Assuming that a jury trial were available in a quo warranto proceeding at common law,*fn4 the instant action is not the equivalent of quo warranto but is entirely equitable in nature. Wirtz v. District Council No. 21, Bhd. of Painters, Decorators and Paperhangers of America, 211 F. Supp. 253 (E.D. Pa. 1962). Quo warranto was a remedy against usurpation of a public office or privilege granted by the state. See, e.g., State ex rel. Morris v. Bulkeley, 61 Conn. 287, 23 A. 186 (1892); 44 Am. Jur., Quo Warranto, § 6 (1942). Courts have permitted its use to challenge the right to office in corporations on the ground that corporations exist by virtue of franchises from the state and usurpation of a corporate office is therefore usurpation of a privilege granted by the state. See State ex rel. Wilcox v. Curtis, 35 Conn. 374 (1868); 44 Am. Jur., Quo Warranto, § 35 (1942). But while unions are regulated by the state and receive certain protections, they are unincorporated associations and do not depend upon a franchise from the state for their existence. Thus, at common law quo warranto would have been inappropriate to challenge a union election.

Furthermore, a proceeding pursuant to Section 402 is not merely to determine whether the alleged winners of the union election have a right to hold office. It is an integral part of the remedy provided by Congress that the court "direct the conduct of a new election under supervision of the Secretary and, so far as lawful and practicable, in conformity with the constitution and bylaws of the labor organization." Section 402(c).

Cases cited by the union such as Dairy Queen, Inc. v. Wood, 369 U.S. 469, 8 L. Ed. 2d 44, 82 S. Ct. 894 (1962), and Beacon Theatres, Inc. v. Westover, 359 U.S. 500, 3 L. Ed. 2d 988, 79 S. Ct. 948 (1959), standing as they do for the proposition that the right to jury trial on legal claims is not lost by the combination of such claims with equitable claims, are inapposite here where no part of the relief sought can be construed as legal rather than equitable.

We therefore hold that the district court properly struck the union's demand for trial by jury.

Self-Nominating Procedure

The National Maritime Union of America, consisting of about 47,500 members, is organized on a national basis. It has no locals although it has subdivisions known as branches and port offices. These branches and port offices are headed by a branch agent or field patrolman elected by the entire national membership. In the 1966 election, thirteen branch agents and thirteen field patrolmen were elected. In addition to these officers, eight so-called national officers were elected: a national president, a secretary-treasurer, three vice-presidents, and three national representatives. Thus, there were thirty-four positions on the ballot. Joseph Curran ran unopposed for president as did the candidates for national representative. There was a contest for the office of secretary-treasurer. There were four candidates for the three vice-presidencies. Eight of the candidates for branch agent were unopposed. Eighteen men sought the thirteen field patrolmen positions.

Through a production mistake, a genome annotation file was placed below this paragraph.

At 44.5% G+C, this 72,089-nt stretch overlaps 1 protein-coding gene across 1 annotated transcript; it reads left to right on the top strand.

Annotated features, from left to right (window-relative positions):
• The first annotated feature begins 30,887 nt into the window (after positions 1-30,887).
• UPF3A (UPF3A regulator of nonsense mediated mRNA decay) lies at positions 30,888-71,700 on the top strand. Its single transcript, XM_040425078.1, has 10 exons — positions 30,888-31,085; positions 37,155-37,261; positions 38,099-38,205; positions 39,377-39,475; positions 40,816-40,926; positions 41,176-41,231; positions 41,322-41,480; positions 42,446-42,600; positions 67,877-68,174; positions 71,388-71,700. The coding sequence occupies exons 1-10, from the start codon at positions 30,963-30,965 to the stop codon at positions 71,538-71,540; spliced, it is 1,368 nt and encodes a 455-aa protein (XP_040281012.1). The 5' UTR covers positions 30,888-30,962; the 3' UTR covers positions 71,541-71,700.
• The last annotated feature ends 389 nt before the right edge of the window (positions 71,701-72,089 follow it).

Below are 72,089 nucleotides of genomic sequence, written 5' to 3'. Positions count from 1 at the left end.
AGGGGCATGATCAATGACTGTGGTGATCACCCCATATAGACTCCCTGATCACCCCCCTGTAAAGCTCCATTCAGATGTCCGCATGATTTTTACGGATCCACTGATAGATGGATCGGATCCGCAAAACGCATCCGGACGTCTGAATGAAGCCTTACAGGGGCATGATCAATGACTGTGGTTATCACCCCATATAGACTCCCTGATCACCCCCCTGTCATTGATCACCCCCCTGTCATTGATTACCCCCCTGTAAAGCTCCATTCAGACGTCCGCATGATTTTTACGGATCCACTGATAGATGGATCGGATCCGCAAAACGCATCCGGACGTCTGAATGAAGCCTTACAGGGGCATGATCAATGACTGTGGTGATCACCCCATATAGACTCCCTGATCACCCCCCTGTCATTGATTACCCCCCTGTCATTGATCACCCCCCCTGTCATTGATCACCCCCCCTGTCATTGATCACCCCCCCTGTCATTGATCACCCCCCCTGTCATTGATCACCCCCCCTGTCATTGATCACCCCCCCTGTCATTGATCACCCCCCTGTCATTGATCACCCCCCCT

Upon the complaint of several union members who had exhausted their remedies within the union, the Secretary of Labor challenged numerous aspects of the nominating procedure in the 1966 election. The district court, however, upheld the Secretary only with respect to what it found to be a requirement enforced against anti -administration candidates that they personally obtain the official nominating forms and necessary endorsements of fellow members. The court held that the requirement violated Section 401(e) in three ways. First, the requirement in itself deprived union members of a reasonable opportunity to nominate and support candidates, particularly in view of the fact that many members served on ships at sea with less than the one hundred members needed to endorse a candidate for a national office. Second, the requirement was not uniformly imposed since only anti-administration candidates were obliged personally to secure the forms and endorsements. Third, the requirement, and therefore the conduct of the election, failed to comply with the union's own constitution ...